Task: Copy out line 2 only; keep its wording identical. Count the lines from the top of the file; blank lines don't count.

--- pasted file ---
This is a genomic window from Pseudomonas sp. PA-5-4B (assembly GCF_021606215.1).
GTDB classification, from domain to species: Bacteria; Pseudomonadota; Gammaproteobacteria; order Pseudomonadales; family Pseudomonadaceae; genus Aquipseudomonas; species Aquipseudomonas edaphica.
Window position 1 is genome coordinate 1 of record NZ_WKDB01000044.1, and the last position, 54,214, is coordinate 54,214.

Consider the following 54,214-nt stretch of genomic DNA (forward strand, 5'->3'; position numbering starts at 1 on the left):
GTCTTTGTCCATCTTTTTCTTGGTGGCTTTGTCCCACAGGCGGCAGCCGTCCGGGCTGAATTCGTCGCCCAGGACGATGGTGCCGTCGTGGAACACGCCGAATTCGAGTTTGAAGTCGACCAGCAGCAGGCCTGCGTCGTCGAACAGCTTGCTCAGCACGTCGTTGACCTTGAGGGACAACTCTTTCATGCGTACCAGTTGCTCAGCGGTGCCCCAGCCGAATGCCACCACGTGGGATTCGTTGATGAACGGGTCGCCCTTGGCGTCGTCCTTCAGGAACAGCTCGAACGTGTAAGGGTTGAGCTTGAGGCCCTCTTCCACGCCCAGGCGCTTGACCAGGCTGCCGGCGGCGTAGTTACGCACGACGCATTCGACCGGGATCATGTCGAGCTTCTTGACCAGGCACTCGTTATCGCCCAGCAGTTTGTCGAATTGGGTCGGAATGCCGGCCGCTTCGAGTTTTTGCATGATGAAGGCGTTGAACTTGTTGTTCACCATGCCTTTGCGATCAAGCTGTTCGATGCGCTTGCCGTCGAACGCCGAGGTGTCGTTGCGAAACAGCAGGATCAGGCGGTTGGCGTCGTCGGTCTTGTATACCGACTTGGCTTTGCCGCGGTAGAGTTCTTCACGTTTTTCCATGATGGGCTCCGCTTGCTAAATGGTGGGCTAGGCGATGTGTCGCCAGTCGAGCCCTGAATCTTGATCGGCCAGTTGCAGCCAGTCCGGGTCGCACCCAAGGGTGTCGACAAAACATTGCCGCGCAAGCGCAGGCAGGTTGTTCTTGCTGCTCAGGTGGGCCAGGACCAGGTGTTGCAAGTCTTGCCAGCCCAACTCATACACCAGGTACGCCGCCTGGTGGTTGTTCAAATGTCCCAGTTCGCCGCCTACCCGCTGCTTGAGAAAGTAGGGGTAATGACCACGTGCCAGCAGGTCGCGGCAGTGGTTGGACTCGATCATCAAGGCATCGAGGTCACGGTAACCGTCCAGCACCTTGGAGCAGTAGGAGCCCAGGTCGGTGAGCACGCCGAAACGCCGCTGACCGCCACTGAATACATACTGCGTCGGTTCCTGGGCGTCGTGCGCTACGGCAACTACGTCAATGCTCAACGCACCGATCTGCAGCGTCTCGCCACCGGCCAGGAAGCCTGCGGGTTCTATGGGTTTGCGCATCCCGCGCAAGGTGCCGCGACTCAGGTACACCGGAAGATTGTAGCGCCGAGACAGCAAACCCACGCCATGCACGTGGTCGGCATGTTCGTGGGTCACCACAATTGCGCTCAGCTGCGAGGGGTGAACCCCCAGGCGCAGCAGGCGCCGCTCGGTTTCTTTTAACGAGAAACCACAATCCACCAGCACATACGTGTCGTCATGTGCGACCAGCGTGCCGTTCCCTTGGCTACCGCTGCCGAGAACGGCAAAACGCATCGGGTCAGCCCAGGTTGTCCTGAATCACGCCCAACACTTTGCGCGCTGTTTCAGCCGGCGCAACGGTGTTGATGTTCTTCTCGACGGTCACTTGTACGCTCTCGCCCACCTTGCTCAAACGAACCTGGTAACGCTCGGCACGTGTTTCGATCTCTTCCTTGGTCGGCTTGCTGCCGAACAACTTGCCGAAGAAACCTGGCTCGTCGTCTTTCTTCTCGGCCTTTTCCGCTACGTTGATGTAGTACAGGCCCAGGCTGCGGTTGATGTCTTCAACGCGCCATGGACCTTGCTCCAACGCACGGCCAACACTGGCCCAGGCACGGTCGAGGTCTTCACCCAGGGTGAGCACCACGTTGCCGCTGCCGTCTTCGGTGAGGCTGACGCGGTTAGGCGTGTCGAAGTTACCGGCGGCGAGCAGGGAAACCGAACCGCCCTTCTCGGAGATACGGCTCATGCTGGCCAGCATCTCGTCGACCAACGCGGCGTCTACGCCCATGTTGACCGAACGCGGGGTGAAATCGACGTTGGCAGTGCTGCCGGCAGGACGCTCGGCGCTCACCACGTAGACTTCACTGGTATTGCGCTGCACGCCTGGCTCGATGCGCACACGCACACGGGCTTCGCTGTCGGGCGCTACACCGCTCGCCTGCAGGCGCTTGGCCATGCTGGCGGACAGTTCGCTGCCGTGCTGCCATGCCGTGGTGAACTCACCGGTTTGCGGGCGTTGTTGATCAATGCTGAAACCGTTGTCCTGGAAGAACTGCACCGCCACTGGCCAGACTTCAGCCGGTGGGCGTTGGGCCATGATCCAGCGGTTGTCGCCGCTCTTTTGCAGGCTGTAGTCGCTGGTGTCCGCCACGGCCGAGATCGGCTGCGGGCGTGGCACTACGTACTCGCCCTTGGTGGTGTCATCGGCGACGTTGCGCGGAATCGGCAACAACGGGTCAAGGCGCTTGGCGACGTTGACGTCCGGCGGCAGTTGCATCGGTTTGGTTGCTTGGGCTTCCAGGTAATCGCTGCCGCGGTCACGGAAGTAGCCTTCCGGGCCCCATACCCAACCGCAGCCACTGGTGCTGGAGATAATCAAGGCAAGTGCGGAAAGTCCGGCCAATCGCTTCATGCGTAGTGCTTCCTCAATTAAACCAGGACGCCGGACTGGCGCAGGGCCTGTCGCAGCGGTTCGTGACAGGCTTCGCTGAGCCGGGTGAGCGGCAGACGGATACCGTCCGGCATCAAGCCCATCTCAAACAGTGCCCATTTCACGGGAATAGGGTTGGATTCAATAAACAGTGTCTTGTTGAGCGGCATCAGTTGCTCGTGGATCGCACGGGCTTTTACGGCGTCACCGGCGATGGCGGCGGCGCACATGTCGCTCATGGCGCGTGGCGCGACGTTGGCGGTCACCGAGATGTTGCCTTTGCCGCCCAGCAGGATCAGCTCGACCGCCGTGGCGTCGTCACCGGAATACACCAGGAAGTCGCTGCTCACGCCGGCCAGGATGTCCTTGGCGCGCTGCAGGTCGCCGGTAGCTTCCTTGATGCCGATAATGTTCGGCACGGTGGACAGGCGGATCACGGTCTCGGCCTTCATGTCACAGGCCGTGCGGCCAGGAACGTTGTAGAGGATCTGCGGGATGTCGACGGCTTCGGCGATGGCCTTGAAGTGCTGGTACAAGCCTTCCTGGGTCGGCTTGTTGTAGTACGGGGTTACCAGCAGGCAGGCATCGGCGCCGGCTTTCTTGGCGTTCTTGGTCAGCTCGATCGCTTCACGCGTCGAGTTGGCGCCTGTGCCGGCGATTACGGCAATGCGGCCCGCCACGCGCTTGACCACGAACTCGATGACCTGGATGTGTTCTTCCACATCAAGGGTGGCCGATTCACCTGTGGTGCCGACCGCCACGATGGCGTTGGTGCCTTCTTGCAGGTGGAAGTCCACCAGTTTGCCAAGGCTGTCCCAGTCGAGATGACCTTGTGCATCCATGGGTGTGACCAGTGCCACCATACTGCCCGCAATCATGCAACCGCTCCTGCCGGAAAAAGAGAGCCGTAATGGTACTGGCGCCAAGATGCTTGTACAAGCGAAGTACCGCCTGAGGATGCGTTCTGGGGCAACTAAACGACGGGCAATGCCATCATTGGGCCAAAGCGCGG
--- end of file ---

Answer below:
GTDB classification, from domain to species: Bacteria; Pseudomonadota; Gammaproteobacteria; order Pseudomonadales; family Pseudomonadaceae; genus Aquipseudomonas; species Aquipseudomonas edaphica.